Recently the BBC conducted an investigation into a UK-based Amazon warehouse and discovered what one stress expert says is working conditions that could cause "mental and physical illness." The BBC provided this expert with actual footage of an undercover worker who was expected to retrieve orders every 33 seconds in Amazon's Swansea 800,000 square foot warehouse.
According to the BBC, the online retail giant has hired on 15,000 extra staff to handle the holiday load. One of these new hires was undercover reporter Adam Littler, 23, who took a camera inside to record what happens on his shifts. He was employed as a "picker," an individual who collects orders stored in the warehouse.
While that doesn't sound too difficult, he was equipped with a handheld scanner that told him what to retrieve, and how many seconds he was allowed to have between retrievals. If he made a mistake – meaning if he arrived at the next product after the timer finished counting down – then it beeped.
"We are machines, we are robots, we plug our scanner in, we're holding it, but we might as well be plugging it into ourselves," he told the BBC. "We don't think for ourselves, maybe they don't trust us to think for ourselves as human beings, I don't know."
Littler told the BBC that the scanner tracked his picking rate, and sent that performance to shift managers. If the average gets too low, pickers are warned that they could face disciplinary action. However, when he worked night shifts, his pay rose from £6.50 per hour during the day to £8.25 per hour during the night.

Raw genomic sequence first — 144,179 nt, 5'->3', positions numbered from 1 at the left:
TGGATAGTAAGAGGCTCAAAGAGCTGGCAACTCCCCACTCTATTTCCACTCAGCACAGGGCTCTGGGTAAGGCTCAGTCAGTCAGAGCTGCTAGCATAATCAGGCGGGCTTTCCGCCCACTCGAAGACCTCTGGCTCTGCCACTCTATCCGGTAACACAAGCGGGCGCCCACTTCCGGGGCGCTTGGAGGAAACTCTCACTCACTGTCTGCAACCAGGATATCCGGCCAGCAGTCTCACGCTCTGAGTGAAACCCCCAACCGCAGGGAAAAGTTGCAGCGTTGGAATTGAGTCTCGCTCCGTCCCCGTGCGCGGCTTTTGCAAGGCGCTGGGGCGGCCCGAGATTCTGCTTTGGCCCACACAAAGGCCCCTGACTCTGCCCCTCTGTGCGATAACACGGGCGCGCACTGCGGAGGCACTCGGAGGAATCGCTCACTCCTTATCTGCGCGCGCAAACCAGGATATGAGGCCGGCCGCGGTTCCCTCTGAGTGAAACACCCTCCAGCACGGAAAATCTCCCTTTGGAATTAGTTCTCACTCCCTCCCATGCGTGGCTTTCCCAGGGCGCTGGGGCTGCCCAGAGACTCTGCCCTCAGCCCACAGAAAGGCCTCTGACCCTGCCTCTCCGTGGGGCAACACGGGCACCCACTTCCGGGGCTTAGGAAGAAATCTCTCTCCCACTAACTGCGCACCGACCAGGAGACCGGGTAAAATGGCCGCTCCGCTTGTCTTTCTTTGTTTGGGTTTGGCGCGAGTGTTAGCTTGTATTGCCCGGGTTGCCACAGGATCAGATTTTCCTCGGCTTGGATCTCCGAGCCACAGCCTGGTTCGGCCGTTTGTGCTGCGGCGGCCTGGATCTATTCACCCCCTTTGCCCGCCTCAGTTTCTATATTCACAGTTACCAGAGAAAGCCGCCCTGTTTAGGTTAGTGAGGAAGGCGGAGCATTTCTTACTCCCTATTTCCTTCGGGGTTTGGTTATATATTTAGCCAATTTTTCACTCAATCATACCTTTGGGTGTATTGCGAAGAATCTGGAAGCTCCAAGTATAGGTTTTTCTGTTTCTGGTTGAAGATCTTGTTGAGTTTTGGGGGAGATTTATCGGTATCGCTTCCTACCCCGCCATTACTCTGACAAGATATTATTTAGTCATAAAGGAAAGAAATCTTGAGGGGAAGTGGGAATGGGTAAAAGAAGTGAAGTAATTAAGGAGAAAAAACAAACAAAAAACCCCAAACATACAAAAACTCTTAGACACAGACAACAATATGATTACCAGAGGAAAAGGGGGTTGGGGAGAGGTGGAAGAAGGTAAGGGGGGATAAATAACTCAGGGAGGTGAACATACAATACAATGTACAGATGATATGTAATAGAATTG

"I managed to walk or hobble nearly 11 miles, just short of 11 miles last night. I'm absolutely shattered. My feet are the thing that are bothering me the most to be honest," he said after working a ten-and-a-half hour night shift.
Prof Michael Marmot, one of Britain's leading experts on stress at work, told the BBC that Amazon's warehouse has working conditions that are "all the bad stuff at once," that there are increased risk of mental illness and physical illness. Other unnamed experts said that the shifts Littler described could breach the working time regulations.
But Amazon claims that there haven't been any concerns in official safety inspections, and that an independent expert appointed by the company said the "picker" job is no different than "similar to jobs in many other industries and does not increase the risk of mental and physical illness." The company also said that new recruits are warned of the physical requirements of some positions, and that those on the night shift only work four-day weeks and receive an hour's break per shift.
Still, Amazon said that its night shift is lawful, but will seek out expert advice to make sure that all shifts comply with the relevant legal requirements. Hey, at least they're not paid in Amazon Coins for all that hard work...